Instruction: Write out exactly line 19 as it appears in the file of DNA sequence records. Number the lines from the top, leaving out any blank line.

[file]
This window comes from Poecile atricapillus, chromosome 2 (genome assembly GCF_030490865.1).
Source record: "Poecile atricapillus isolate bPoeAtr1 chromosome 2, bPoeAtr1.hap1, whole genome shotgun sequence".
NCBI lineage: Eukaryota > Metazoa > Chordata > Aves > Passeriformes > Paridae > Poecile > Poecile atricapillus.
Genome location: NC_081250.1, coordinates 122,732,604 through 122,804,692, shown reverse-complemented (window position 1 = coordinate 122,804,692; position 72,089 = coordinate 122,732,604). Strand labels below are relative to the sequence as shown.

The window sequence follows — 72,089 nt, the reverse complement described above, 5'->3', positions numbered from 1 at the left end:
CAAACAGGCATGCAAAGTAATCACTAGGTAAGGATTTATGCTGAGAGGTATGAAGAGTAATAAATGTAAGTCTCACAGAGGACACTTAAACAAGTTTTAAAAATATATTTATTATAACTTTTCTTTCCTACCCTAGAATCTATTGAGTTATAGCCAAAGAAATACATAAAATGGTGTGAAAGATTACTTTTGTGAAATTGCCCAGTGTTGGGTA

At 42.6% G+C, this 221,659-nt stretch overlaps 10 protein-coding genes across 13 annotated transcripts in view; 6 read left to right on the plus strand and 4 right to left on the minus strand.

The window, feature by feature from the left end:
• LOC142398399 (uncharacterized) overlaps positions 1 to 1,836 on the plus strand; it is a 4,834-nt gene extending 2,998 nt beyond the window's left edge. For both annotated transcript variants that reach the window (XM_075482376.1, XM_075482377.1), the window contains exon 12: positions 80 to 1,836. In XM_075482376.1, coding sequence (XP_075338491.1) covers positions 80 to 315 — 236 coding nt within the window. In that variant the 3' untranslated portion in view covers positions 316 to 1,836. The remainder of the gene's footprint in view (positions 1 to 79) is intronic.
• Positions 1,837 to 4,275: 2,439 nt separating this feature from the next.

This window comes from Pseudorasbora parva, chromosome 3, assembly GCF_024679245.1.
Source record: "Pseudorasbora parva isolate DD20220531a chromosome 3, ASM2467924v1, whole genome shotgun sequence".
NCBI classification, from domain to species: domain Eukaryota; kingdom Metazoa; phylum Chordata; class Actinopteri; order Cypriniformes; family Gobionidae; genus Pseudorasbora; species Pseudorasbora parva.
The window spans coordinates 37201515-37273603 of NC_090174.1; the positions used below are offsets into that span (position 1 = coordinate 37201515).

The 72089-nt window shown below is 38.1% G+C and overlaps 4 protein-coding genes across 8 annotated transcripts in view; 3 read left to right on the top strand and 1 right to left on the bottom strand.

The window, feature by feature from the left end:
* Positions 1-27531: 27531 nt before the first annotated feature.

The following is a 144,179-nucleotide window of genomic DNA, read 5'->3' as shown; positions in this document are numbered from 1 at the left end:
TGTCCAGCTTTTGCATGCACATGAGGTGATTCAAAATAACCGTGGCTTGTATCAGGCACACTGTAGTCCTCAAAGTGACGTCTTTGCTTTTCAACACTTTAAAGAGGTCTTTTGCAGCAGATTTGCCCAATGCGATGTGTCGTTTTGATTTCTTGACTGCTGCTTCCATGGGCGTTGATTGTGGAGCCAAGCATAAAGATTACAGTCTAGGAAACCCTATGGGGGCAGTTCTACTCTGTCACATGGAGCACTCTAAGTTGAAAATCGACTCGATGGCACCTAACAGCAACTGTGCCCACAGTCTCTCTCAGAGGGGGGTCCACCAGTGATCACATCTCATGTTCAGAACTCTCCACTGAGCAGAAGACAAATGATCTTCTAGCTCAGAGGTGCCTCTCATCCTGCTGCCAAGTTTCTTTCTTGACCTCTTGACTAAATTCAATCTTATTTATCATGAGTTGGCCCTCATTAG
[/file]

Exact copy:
TGTCCAGCTTTTGCATGCACATGAGGTGATTCAAAATAACCGTGGCTTGTATCAGGCACACTGTAGTCCTCAAAGTGACGTCTTTGCTTTTCAACACTTTAAAGAGGTCTTTTGCAGCAGATTTGCCCAATGCGATGTGTCGTTTTGATTTCTTGACTGCTGCTTCCATGGGCGTTGATTGTGGAGCCAAGCATAAAGATTACAGTCTAGGAAACCCTATGGGGGCAGTTCTACTCTGTCACATGGAGCACTCTAAGTTGAAAATCGACTCGATGGCACCTAACAGCAACTGTGCCCACAGTCTCTCTCAGAGGGGGGTCCACCAGTGATCACATCTCATGTTCAGAACTCTCCACTGAGCAGAAGACAAATGATCTTCTAGCTCAGAGGTGCCTCTCATCCTGCTGCCAAGTTTCTTTCTTGACCTCTTGACTAAATTCAATCTTATTTATCATGAGTTGGCCCTCATTAG